Peter Mather has had the image fixed in his mind for more than two years now: A wild Chinook salmon, swimming below the pulsing Northern Lights. It's the kind of iconic moment that must occur hundreds, even thousands of times a year in the Yukon Territory, but it's one that few human eyes ever see. Last year, Mather spent more than a week trying to make that image a reality, scouting a good salmon stream in the Yukon backcountry, finding his location, waiting for hours in the dark. There were plenty of difficulties along the way: long nights, encroaching bears, uncooperative natural lighting.
Eventually, his time ran out. "And so," he says matter-of-factly, "I had to go back again this year."
Unfortunately for Mather, this year's stakeout didn't do the job either. "In the seven days I was there, the salmon were there, there was no bear around—everything was perfect," he says. "And then the Northern Lights didn't come because it was just cloudy for seven days. And by the time the clouds stopped the salmon had gone."
"You're trying to find the story, visually, for a certain landscape or animal. And then you tell it."
Mather, 40, has been photographing the northern wilderness for most of the past two decades. He spends weeks at a time traveling by canoe, seeking out photos that tell a story about the Yukon's landscapes and wildlife; photos that make people feel a connection to that wilderness. "In many ways, our culture, our species, doesn't live very well within our planet. And that threatens our future," he says. "And so I'm trying to get people to connect with the planet." Mather hopes his photos will inspire people to explore the outdoors, and sometimes he has specific strategies for achieving that goal—he might, for instance, try to capture an especially powerful image of a bear, to try to protect bear habitat.
"I guess it's a lot like storytelling," Mather says. "You're trying to find the story, visually, for a certain landscape or animal. And then you tell it."
For years, photography was one of several activities Mather devoted himself to. He also played soccer, canoed, and taught high school math. But recently he's grown more serious about photography as a profession. That transition began three years ago, when he worked as a guide for National Geographic photographer Paul Nicklen, an Arctic and Antarctic specialist, when Nicklen came to the Yukon for a story. After that, Mather says, "I kind of made a jump." He now spends between three and four months a year in the field shooting. And he teaches just one semester each year.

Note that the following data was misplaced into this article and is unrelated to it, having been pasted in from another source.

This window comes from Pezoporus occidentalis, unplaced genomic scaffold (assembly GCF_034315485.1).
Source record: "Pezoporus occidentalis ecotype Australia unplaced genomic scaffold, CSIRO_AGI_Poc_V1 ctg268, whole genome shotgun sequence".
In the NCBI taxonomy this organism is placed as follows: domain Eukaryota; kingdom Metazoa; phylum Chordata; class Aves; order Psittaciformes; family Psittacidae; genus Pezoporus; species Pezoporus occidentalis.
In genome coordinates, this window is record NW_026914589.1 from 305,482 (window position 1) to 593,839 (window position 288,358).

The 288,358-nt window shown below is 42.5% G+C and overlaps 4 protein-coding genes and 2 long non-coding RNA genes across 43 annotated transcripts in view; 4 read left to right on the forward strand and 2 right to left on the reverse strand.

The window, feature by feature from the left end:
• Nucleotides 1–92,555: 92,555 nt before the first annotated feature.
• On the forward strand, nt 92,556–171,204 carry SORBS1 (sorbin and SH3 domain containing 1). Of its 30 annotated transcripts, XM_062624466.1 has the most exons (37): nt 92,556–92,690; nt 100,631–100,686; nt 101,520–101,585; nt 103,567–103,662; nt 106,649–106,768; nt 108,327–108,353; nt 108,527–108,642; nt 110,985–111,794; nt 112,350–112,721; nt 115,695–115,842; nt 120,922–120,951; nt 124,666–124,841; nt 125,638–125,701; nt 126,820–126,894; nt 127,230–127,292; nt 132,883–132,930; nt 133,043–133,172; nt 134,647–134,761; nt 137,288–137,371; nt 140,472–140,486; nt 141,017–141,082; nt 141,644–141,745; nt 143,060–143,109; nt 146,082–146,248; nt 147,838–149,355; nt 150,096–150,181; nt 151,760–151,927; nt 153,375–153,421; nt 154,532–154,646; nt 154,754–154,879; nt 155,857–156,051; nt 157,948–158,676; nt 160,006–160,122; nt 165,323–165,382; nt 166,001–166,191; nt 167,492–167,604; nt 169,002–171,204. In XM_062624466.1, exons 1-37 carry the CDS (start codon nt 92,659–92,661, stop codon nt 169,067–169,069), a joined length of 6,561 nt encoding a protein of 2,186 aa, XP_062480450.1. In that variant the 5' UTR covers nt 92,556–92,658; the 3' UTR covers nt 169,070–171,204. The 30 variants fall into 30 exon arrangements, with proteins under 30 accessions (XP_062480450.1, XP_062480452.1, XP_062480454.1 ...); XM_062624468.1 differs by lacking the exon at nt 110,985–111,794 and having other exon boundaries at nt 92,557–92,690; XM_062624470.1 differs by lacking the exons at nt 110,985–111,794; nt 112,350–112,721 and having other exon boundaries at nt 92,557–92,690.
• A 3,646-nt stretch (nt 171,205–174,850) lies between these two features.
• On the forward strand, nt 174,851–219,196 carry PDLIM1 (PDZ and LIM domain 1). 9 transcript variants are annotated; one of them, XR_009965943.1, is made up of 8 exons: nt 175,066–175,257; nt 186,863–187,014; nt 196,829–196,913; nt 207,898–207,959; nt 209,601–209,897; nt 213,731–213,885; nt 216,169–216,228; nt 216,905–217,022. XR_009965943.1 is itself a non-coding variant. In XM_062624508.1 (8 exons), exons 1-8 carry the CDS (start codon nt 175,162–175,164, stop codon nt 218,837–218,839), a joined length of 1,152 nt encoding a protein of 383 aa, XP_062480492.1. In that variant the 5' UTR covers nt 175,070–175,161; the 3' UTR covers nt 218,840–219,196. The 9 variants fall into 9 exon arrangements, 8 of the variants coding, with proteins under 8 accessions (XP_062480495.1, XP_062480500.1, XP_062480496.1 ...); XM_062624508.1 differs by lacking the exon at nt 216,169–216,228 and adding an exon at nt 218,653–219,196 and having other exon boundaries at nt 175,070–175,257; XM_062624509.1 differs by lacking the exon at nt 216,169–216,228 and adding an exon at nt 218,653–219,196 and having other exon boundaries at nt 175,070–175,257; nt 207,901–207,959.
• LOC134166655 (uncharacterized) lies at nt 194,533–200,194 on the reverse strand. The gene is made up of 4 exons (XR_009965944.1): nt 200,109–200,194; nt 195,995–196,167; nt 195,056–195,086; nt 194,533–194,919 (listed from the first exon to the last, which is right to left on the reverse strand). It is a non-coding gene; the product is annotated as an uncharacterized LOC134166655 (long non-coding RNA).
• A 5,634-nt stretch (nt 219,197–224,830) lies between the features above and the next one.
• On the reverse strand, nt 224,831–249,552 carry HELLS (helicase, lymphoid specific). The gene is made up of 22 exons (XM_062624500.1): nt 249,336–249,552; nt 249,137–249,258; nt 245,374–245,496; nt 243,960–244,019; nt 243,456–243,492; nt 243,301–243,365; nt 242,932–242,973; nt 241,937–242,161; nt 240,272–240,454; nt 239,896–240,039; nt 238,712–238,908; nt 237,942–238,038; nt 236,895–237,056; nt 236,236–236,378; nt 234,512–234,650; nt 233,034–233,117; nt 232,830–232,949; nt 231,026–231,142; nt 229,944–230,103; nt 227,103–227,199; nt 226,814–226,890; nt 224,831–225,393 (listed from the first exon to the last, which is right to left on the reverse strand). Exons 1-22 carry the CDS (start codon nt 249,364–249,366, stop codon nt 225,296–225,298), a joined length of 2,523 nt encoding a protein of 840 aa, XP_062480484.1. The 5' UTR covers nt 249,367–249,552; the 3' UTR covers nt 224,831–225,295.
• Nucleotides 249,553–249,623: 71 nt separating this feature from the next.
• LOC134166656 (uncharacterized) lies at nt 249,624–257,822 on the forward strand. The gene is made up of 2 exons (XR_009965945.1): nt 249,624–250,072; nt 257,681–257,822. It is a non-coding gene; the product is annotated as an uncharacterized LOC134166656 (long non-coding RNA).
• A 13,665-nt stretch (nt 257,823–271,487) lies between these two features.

As he's gotten busier and more in demand, his fieldwork has changed. He does fewer of those sprawling, multi-week canoe trips through the Yukon backcountry, shooting whatever he comes across. Instead, he winds up making targeted, shorter excursions in search of specific photos, specific stories. "Right now I'm bouncing around a lot," he says.
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Mather often makes use of camera traps and remote triggers to get intimate, close-up action shots of animals in their natural state. In one, a curly-horned mountain sheep peers into Mather's camera, its golden eye bulging out from the side of its head as it investigates. In another, a grizzly sow scavenges a dead salmon from a river. The photo shows the fish, already disintegrating, below the water, and the bear's focus as she moves in above her meal.
The tenacity required to get a single photo can be hard to fathom. This winter, Mather has another very specific objective: He's "trying to get a bear running through a creek chasing a salmon," he says, "with a wide-angle lens where the bear's like two feet away, charging at the camera."
That shot will undoubtedly require some hard work for Mather—he specifically wants the close-up of the bear to take place during the wintertime. Beyond the cold, though, he needs to figure out a way to predict the animal's behavior, so that he can be sure he's near his camera when the photo opportunity presents itself.
"[I'm] trying to understand what the bears are doing—a big part of it is trying to understand," he says. "You have to know the animal. You know, I'll find a spot where a bear is fishing, and I'll have to try and figure out what his patterns are, make sure he's comfortable with me, make sure he's safe, make sure I'm safe, and then find out where he's going to be at what time of day to get the right photo."
"I probably won't get it," he says of the charging bear shot, "but I'll probably spend three weeks out there, just fiddling around, trying to get that photo."
And the end goal for all that effort? "You want a picture that's going to tell the story better than I can tell it in words."
Dispatches From a Changing Arctic is a biweekly series of reported stories from Alaska and the three Canadian northern territories.